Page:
How to Choose the Right Customer Service Metrics

"What are the best metrics for my customer service team?"

It's a question I'm frequently asked. In some environments, like contact centers, leaders have access to so much data it can be overwhelming. In other situations, customer service leaders don't feel they have enough data.

So let's settle one question right here: there's no single metric that's best for every situation.

The trick is to figure out which metrics will be most useful for you, your team, and your business. It's like being a detective who is looking for clues to solve a mystery. The clues themselves only make sense when they help you crack the case. (Now is a good time to think about exactly what case you're trying to solve!)

Here's a guide to help you pick the right metrics along with a few caveats.

Ask Questions, Then Find Data

The biggest mistake customer service managers make when selecting metrics is they think about metrics first without considering what problem they're trying to solve.

You'll be much better off by asking a few questions and then finding metrics that provide an answer. Here are three questions that can help:

1. What does your boss care about? By boss, I really mean the executive that the customer service function reports to. Executives usually have a hot button issue that they're very concerned about. For example, I recently had the metrics conversation with a customer service leader when he showed me an email from his company's president discussing a customer retention problem.

I advised this leader to look for metrics that were directly connected to retention. Were customers more likely to defect if they experienced a particular issue, contacted the company a certain number of times, or had to wait a certain period of time for service? It will take some digging to find the answer, but when he does, this leader will be able to help solve a problem his company's president cares about.

Find a business issue your boss really cares about and then find a metric that describes how your team can help. 

 

2. What is your customer service vision? Elite customer service teams have a shared definition of outstanding service called a customer service vision. (If you don't have one yet, create one with this handy guide.)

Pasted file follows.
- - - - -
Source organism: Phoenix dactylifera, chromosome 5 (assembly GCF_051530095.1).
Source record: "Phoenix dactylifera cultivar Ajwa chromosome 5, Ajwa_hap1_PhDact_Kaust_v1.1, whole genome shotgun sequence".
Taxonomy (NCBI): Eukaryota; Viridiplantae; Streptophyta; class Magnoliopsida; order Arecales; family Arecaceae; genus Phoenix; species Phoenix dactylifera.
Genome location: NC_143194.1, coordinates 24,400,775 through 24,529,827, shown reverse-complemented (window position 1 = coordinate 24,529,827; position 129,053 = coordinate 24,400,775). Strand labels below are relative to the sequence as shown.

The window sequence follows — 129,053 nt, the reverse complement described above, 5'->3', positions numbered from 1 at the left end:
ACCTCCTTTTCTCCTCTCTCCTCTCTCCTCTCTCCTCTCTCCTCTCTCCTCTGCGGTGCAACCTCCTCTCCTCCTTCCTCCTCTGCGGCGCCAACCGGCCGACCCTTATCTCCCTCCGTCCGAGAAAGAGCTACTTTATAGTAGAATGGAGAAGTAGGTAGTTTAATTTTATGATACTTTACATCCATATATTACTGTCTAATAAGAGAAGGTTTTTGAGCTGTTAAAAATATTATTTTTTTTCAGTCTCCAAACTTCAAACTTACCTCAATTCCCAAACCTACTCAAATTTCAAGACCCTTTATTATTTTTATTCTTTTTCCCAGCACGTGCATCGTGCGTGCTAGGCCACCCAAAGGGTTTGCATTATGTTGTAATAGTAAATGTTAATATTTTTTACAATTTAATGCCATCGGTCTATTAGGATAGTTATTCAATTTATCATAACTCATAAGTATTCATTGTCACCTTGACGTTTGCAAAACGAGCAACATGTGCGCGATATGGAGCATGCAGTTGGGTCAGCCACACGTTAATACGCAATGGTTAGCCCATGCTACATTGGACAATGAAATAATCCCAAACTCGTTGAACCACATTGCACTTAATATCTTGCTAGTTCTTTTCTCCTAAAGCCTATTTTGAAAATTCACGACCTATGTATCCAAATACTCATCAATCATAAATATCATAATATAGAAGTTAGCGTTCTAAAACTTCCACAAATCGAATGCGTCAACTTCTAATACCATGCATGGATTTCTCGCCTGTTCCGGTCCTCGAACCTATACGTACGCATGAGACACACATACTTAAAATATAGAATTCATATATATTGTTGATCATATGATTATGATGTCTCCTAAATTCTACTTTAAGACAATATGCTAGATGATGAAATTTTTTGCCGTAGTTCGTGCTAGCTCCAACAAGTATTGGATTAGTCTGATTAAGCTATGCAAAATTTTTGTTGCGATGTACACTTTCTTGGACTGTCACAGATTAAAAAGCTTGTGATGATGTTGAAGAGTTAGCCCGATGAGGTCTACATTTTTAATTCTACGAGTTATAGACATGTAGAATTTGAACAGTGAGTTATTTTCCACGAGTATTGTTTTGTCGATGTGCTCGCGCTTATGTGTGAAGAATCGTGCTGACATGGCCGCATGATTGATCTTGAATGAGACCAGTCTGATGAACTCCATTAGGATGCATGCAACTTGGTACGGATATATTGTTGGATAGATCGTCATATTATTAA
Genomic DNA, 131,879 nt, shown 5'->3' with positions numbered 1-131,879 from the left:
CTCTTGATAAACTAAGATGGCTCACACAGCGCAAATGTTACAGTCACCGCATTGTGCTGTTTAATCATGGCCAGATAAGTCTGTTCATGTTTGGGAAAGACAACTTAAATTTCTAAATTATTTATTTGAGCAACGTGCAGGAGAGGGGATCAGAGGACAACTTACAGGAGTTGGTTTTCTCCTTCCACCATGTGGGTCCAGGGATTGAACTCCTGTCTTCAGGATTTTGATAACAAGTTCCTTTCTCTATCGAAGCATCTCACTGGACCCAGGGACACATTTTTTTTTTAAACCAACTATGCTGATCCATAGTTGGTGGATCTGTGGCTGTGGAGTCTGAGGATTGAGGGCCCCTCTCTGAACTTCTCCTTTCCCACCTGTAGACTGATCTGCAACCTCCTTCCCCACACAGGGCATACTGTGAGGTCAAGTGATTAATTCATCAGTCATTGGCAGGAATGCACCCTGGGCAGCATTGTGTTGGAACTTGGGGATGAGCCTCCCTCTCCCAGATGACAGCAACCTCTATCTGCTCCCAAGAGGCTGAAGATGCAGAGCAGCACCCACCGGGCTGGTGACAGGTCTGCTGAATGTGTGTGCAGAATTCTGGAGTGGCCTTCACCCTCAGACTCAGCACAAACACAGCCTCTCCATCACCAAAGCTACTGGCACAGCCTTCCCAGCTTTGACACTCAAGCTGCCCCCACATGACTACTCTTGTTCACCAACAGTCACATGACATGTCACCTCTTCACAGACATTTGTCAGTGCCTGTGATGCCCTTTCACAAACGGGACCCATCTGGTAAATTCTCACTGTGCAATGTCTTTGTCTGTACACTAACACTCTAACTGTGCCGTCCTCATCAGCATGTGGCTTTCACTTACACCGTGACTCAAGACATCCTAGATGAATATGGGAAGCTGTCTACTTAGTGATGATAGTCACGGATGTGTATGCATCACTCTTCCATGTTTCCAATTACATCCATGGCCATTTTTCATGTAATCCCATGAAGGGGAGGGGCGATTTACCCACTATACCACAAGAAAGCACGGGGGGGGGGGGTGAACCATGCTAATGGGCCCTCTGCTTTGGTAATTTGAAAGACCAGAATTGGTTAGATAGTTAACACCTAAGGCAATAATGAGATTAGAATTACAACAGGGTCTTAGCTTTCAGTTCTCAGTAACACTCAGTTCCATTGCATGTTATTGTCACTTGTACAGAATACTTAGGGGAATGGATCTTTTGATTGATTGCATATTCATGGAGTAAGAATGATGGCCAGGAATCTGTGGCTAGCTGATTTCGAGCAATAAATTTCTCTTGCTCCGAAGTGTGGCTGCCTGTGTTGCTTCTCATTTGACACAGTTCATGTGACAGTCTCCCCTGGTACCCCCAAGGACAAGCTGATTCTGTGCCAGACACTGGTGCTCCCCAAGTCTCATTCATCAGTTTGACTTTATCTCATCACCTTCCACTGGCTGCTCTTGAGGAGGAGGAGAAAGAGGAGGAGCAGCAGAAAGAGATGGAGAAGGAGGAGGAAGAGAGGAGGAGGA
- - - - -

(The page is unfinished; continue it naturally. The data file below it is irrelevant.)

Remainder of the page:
It's helpful to have a metric that tells you how well your service is meeting your vision. This is often a customer service survey (here's a guide for that), but it doesn't have to be. A wholesaler client of mine uses order accuracy as a key metric because of the headaches that inaccurate orders cause its retail customers. Mistakes on orders also cost the company money to fix, so there's a direct financial incentive to improve as well.

 

3. How do you evaluate individual contribution? At some point, you'll need to decide how you'll evaluate individual performance. The counterintuitive trend is to find metrics that evaluate behaviors rather than outcomes.

Why?

Let's say you want to evaluate employees by their average customer service survey score, which is an outcome of a service interaction. The challenge is you may find employees doing things you don't want them to do to make their metrics look good. One of the worst behaviors is survey begging, where an employee pleads with a customer to give a good survey score.

A better approach is to focus on the behaviors that drive good survey scores. For example, perhaps you notice an employee doesn't offer a warm greeting 37 percent of the time. You know first impressions are key to customer satisfaction, so you have a coaching discussion about greeting customers the right way. Help the employee improve their performance and you'll see survey scores go up.

 

A Few Caveats

Here are a few lessons about goal-setting that I've learned the hard way.

  1. Fewer is better. The more metrics you track, the harder it is to focus on any one thing. Here's a short video that demonstrates how difficult it is to focus on multiple items.
  2. Existing data is better than new data. It generally takes a lot of effort to collect new data to feed your metrics, so you can be more efficient if you first try to use the data you already have.
  3. Set good goals, not bad ones. We often set goals around key metrics. That's OK, but make sure your goals fit the good goal criteria if you want to drive the right behaviors.